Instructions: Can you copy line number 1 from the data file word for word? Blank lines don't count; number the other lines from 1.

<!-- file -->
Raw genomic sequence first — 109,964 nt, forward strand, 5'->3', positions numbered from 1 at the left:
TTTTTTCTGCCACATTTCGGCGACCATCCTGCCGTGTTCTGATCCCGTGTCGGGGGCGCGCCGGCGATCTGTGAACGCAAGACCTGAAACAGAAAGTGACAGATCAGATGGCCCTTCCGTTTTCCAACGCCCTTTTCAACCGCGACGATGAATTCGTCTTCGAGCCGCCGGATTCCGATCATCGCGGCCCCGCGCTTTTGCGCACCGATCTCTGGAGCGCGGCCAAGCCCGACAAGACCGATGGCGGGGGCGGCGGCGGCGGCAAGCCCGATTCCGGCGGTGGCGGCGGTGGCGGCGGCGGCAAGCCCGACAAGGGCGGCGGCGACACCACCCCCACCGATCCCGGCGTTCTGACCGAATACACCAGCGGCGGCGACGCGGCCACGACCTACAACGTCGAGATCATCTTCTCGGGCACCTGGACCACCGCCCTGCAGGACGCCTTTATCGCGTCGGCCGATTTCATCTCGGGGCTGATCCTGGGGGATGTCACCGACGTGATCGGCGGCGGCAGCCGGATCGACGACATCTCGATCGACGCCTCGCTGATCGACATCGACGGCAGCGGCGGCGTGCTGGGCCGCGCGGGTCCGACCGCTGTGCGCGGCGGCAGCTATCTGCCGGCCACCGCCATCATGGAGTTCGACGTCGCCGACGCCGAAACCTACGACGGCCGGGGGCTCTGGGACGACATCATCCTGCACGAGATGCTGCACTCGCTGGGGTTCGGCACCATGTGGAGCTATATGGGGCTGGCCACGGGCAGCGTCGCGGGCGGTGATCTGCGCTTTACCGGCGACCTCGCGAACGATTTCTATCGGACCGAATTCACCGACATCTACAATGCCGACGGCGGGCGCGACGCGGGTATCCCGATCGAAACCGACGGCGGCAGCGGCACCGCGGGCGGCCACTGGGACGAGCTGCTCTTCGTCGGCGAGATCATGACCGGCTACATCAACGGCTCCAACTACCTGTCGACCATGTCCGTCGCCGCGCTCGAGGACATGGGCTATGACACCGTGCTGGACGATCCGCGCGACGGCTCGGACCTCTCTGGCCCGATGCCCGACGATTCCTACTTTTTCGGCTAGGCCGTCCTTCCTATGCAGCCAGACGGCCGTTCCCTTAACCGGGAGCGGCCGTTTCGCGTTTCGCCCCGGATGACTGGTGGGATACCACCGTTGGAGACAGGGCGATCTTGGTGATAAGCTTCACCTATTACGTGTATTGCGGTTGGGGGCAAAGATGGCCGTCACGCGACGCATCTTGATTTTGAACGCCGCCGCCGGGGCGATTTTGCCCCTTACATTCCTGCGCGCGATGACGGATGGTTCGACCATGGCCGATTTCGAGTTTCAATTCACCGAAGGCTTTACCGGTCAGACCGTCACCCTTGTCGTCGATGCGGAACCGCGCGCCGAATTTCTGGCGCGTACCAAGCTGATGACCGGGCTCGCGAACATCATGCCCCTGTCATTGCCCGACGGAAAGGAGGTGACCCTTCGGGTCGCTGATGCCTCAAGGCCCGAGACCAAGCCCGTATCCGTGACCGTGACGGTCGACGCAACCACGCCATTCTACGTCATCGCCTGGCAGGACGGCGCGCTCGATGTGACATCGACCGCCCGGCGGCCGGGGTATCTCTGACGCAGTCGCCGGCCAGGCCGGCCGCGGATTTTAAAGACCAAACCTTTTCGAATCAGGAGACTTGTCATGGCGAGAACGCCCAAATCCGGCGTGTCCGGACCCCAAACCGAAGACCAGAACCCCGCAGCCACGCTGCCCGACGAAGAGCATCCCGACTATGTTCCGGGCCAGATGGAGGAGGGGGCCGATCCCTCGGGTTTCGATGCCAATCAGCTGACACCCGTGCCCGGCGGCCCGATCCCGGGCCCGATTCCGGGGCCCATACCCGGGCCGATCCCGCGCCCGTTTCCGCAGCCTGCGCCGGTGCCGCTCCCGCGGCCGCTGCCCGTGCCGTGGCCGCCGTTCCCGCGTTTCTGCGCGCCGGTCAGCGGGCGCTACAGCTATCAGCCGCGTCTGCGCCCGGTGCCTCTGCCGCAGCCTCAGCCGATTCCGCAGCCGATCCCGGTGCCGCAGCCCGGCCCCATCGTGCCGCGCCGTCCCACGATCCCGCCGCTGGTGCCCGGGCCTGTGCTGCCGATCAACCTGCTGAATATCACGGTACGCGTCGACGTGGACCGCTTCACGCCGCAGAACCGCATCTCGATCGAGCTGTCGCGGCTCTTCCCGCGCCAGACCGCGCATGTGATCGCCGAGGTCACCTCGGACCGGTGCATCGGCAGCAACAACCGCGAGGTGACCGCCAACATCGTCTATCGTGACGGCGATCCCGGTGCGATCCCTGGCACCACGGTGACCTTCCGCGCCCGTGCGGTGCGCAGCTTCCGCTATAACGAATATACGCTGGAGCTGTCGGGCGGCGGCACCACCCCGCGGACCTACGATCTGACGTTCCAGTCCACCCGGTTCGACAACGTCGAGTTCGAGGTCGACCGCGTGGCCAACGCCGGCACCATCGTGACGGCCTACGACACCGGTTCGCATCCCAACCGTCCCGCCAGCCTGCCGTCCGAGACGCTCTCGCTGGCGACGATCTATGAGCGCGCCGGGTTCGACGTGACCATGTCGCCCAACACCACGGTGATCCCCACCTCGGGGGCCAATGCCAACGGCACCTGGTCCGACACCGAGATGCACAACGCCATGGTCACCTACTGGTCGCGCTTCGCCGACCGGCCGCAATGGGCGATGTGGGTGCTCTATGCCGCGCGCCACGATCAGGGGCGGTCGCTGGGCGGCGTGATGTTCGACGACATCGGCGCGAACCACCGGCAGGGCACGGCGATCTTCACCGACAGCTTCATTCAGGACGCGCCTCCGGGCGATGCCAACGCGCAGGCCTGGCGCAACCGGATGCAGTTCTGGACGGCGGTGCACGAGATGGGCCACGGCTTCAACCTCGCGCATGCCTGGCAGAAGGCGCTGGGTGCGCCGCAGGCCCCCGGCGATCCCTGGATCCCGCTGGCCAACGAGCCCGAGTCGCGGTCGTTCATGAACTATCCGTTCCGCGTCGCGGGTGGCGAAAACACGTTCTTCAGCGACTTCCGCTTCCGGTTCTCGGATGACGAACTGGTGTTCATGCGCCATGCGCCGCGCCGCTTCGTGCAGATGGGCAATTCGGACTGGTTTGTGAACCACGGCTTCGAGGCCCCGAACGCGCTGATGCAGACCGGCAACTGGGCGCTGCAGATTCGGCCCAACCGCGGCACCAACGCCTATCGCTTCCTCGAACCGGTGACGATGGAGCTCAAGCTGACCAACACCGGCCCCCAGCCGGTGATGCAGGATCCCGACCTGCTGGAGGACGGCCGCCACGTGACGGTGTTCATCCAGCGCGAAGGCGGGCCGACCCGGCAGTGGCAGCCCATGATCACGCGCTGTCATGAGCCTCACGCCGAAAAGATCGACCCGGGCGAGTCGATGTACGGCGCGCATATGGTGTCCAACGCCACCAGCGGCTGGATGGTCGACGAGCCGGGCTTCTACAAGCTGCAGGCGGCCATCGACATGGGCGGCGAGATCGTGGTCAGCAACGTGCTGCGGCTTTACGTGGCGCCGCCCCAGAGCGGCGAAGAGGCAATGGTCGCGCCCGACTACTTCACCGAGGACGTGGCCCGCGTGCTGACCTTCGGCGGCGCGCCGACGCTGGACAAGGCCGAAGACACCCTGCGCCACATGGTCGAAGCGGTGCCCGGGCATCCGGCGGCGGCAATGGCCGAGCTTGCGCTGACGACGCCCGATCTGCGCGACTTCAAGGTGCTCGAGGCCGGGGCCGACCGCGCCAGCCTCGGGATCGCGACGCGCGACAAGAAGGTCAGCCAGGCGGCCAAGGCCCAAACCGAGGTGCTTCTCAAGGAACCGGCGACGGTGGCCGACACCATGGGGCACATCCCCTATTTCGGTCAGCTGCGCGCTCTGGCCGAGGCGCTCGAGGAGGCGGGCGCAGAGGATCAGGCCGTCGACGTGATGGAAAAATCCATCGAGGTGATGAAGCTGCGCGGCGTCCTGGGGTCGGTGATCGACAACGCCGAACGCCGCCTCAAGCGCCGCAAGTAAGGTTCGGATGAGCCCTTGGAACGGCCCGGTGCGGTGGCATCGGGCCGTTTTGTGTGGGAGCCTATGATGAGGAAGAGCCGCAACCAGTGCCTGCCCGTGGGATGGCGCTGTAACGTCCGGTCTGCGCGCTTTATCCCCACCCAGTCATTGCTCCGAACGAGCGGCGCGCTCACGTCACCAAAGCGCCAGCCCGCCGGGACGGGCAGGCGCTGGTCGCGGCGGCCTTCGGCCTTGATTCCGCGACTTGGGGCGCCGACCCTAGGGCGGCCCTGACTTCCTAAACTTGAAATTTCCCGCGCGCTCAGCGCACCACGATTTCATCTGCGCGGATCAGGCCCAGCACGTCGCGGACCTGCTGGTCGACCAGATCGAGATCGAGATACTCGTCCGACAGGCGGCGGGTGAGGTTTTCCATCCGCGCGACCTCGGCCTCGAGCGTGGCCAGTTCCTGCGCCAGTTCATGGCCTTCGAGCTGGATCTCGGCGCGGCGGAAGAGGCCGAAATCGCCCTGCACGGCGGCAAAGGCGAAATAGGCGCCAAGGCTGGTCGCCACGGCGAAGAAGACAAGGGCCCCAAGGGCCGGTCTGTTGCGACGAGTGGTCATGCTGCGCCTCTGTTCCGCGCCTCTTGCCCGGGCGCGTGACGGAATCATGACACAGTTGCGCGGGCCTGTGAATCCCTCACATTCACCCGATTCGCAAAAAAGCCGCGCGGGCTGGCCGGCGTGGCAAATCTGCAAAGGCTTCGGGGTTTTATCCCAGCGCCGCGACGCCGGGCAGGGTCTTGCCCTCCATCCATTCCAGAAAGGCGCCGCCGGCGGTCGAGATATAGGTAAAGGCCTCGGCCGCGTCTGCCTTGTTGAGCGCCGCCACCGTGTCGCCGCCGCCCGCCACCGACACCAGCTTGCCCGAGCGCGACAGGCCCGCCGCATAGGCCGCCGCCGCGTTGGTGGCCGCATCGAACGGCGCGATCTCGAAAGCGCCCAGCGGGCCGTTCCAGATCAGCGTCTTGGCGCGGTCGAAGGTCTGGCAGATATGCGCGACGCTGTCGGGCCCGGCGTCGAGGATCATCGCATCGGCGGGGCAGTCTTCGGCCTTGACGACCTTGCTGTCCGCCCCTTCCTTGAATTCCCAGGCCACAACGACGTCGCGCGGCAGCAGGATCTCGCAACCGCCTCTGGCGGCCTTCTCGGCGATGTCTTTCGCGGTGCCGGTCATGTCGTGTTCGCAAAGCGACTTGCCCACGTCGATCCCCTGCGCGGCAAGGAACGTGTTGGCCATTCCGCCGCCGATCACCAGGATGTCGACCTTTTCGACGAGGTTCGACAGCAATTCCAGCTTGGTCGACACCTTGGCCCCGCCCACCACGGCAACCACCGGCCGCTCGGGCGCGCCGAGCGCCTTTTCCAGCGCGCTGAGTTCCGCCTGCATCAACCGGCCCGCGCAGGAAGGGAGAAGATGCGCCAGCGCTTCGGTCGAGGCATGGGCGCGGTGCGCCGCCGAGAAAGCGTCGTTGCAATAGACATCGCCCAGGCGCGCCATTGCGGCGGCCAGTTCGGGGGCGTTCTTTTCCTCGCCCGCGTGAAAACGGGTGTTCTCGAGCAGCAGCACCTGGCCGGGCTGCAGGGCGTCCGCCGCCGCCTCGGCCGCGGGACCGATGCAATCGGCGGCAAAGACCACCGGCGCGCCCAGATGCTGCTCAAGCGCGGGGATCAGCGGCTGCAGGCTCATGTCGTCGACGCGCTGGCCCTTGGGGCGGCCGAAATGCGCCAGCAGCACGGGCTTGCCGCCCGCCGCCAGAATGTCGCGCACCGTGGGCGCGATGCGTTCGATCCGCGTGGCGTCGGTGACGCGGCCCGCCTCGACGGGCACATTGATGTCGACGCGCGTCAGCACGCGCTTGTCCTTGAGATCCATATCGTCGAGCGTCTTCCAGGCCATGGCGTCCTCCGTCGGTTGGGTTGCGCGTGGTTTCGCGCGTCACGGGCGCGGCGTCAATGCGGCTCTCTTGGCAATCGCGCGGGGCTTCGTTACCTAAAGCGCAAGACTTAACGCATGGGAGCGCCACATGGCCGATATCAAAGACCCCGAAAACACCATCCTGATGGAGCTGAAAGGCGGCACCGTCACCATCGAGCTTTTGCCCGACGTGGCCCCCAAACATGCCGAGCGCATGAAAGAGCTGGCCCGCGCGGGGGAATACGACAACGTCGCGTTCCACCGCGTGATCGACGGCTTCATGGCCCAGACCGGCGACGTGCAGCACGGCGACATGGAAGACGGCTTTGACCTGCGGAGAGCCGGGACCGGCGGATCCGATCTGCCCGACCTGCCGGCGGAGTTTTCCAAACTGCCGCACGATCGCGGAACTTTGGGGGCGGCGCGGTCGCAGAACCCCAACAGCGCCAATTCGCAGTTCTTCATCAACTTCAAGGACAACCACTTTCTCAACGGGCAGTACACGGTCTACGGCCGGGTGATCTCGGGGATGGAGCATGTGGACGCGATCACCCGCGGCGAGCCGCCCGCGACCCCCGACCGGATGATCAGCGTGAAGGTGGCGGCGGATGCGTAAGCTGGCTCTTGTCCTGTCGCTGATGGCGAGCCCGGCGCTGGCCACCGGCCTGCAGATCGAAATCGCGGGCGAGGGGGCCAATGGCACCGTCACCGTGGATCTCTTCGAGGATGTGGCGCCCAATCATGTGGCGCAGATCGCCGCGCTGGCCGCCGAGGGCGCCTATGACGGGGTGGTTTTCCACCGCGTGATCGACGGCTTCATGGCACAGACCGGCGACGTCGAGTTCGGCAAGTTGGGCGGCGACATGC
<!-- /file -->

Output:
Raw genomic sequence first — 109,964 nt, forward strand, 5'->3', positions numbered from 1 at the left: